Understanding Corrosion in Water Pipelines: A Guide for Pipeline Designers



Last updated: August 15, 2017

What Does Potentiostep Mean?

Potentiostep is a technique in which an electrode is polarized in a series of potential increments or decrements.

This method can provide useful information regarding corrosion mechanisms, corrosion rates and susceptibility of specific materials to corrosion in designated environments. The potentiostep technique is used in the potentiostaircase method for corrosion testing. Pit nucleation can be determined by the potentiostep technique.

The best way to follow the logic of the corrosion rate measurement is to follow stepwise the determination of a polarization curve.

Electrochemical current noise can be measured by the potentiostep technique to clarify the passivation and the depassivation mechanisms of steel in concrete.


Corrosionpedia Explains Potentiostep

In contrast to normal polarization, potentiostep is performed over an extended time period. This permits the time-dependent development of corrosion with crevices and pores. In contrast to normal, accelerated anodic polarization, stepwise polarization can reveal the crevice effect of pores.

For example, steel in concrete is normally protected against corrosion due to a thin and dense passive layer formed in the alkaline medium of the pore solution of concrete. In the presence of chloride at the steel’s surface, the passive layer breaks down and corrosion is initiated. Potentiostep tests of steel electrodes in solution at different chloride concentrations have been conducted by simultaneously measuring the electrochemical current noise to clarify the passivation and the depassivation mechanisms.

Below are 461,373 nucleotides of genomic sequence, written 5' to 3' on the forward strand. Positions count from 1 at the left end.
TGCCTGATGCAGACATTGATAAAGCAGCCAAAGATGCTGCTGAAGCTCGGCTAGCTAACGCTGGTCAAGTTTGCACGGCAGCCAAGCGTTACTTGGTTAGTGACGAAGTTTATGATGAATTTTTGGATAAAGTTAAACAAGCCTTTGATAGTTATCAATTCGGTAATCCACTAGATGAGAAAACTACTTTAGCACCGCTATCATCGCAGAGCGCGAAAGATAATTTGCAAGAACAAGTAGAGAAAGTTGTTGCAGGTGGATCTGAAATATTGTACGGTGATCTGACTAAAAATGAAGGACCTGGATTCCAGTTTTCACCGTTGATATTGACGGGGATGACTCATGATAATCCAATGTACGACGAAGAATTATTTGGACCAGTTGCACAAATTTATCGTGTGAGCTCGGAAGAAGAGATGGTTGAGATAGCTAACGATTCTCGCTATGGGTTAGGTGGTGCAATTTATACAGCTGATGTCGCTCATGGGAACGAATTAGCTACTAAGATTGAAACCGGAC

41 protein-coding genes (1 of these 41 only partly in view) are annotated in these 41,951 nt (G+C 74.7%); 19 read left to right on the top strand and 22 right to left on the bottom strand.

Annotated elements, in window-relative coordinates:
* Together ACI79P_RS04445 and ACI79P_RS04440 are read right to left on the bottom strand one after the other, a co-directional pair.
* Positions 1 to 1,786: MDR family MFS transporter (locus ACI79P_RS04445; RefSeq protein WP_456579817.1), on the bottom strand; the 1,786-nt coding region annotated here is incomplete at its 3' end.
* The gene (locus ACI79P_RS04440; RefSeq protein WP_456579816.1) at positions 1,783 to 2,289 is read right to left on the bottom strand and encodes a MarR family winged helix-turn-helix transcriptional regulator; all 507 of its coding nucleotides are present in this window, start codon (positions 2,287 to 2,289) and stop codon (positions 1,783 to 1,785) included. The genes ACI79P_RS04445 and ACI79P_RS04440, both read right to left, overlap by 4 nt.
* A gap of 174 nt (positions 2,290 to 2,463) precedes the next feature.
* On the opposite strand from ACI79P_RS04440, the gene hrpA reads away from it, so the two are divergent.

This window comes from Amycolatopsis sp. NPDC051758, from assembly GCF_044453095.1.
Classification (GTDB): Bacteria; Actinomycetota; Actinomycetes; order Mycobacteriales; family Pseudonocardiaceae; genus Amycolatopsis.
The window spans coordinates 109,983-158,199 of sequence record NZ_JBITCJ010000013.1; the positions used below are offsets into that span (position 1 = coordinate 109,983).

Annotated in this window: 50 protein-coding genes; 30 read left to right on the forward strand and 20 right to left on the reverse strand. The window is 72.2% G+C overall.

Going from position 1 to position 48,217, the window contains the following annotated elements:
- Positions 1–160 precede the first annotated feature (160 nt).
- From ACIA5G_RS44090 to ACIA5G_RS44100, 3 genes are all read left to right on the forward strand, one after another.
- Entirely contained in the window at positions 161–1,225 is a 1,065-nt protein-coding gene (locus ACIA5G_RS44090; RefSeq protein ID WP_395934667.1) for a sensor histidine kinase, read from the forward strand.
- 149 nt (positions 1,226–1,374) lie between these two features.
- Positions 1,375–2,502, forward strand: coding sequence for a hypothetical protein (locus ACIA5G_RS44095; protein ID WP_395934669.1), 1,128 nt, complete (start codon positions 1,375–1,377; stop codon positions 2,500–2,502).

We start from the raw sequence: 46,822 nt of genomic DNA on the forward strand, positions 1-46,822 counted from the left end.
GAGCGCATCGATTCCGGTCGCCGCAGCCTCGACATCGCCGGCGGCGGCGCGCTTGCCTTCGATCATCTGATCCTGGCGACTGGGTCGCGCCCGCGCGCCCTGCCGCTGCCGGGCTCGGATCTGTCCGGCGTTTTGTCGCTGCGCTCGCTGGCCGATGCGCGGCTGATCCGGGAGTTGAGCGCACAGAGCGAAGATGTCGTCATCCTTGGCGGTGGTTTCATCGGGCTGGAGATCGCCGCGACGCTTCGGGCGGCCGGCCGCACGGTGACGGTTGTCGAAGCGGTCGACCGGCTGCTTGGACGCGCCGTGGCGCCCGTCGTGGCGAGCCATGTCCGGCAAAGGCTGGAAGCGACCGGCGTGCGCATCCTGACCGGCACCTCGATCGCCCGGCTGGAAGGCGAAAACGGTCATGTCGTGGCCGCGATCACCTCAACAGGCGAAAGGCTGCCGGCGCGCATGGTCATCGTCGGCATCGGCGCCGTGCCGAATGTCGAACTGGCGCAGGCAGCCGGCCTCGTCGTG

In order to obtain qualitative correlation with neutral salt spray testing of sintered stainless steels of various densities, stepwise polarization must be employed. The slower polarization rate in stepwise polarization enables the time-consuming buildup of localized attack in the pores, analogous to the mechanism of crevice corrosion.

The detrimental effect of small pores, causing increased crevice corrosion at densities of approximately 6.7g/cm3 and higher, does not show up in a lower pitting potential because of the fast scanning normally employed in potentiodynamic polarization tests. The stepwise potential registers lower potential values that decrease with increasing metal density.


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